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November 1, 2013 / achanguris

Overcommunication

MegaphoneStop me if you’ve heard this one before:

“Well, we can’t overcommunicate the message…”

In my experience It’s usually delivered in an off-hand manner by someone with a job title that means I can’t respond by screaming bloody murder and running from the room. It’s also usually followed by a laundry list of “suggestions” like a slew of newspaper ads, TV and radio spots and (my personal favorite) billboards.

At some point after I quiet the internal screaming I attempt to calmly explain that it IS possible to overcommunicate. In fact, getting your message out there too much is just as bad as not getting it out there enough (or getting it to the wrong people). There’s a sweet spot in the middle somewhere and finding it is a key component of any communication strategy.

How much is enough? How much is too much?

There’s no one answer, of course. You have to know your market, your audience, and track results to see what works best in terms of ROI. It takes work. It’s work worth doing.

The most intensely communicated message I’ve ever worked with was the launch of my employer’s new logo in 2012. We pulled out all of the stops: TV ads, radio spots, print ads, posts across all of our social media channels, t-shirts, pens, bags, notepads, and even cookies and cupcakes. We had five different events to reveal our new look, three for employees (hospitals run 24/7 and we hit all shifts), one for VIPs and donors and a final event revealing the logo to the public. We went so far as to hire a video crew to capture the moment as our updated signs were unveiled across the campus.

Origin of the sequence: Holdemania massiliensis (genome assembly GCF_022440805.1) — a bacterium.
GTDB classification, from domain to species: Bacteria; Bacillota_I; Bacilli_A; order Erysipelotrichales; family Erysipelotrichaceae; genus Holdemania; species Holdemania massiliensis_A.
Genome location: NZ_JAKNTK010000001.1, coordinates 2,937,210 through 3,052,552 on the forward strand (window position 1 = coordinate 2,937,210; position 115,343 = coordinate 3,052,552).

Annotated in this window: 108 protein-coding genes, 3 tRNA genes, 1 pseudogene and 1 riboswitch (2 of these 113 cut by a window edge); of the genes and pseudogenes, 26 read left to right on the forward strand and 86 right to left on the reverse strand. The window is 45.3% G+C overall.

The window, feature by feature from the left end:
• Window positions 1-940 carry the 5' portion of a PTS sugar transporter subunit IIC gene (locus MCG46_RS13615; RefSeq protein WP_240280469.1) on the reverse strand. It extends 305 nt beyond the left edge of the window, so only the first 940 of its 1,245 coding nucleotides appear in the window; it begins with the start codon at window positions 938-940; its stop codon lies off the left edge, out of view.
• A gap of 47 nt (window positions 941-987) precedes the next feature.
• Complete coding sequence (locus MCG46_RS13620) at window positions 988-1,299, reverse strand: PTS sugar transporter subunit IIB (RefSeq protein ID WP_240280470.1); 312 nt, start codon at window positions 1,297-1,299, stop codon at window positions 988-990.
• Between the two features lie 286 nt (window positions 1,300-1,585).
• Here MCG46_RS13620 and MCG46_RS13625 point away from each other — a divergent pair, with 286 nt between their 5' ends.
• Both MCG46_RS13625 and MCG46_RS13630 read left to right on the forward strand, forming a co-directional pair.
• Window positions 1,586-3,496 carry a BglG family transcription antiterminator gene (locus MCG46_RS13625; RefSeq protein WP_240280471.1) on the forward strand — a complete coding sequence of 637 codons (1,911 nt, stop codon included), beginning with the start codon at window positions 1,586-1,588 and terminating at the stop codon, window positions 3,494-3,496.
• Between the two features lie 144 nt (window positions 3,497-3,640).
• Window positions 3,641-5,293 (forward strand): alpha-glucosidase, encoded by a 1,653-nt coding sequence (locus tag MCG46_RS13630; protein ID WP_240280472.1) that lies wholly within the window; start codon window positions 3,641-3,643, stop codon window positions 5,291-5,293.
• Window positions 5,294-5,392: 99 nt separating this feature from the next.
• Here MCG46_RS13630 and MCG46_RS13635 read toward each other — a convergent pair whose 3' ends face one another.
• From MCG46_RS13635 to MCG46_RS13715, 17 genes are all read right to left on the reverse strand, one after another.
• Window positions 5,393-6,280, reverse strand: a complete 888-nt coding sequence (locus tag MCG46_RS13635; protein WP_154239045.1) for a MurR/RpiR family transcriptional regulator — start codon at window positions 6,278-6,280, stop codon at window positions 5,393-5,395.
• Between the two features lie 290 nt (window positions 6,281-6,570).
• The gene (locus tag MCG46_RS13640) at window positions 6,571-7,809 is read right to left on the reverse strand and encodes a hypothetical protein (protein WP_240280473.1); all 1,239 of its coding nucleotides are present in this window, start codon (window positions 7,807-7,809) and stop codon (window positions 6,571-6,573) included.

While launching a new logo isn’t something I’ve been able to tie directly to dollars coming in the door (I’m open to ideas on that point), we were able to track media coverage (huge spike, including our CEO appearing live on a DC TV news program) and social media interaction (big uptick in mentions, comments, views, likes, etc.).

More often than not, of course, we can’t take the kitchen sink approach. For a typical hospital-sponsored event, we may run a print ad in our local paper  two or three times, but the rest of the marketing is generally of the “free” variety. We can request PSAs on the radio, post the information to our website and social media properties, and include the details in our email newsletter.

In this case, less investment translates into less return – but that’s fine. For the price of a couple of newspaper placements and a little bit of my time we may attract 50-100 attendees (depending on the subject matter). Of those attendees, some will sign up for our email newsletter. Others might learn about a procedure that could improve their health or the health of a loved one. Most will at least learn something interesting and we’ll start building a relationship. All good things, some measurable and some not.

Consider these two examples and then picture yourself in a 100% imaginary world where we had the ability to go kitchen sink on every message. The community would be under constant bombardment, overcommunicated to to within an inch of their collective sanity.

Find the middle ground, that balance point between whispering from across the room and assaulting the senses of your audience. There may be some trial and error and it will require finesse, but the effort pays great dividends.

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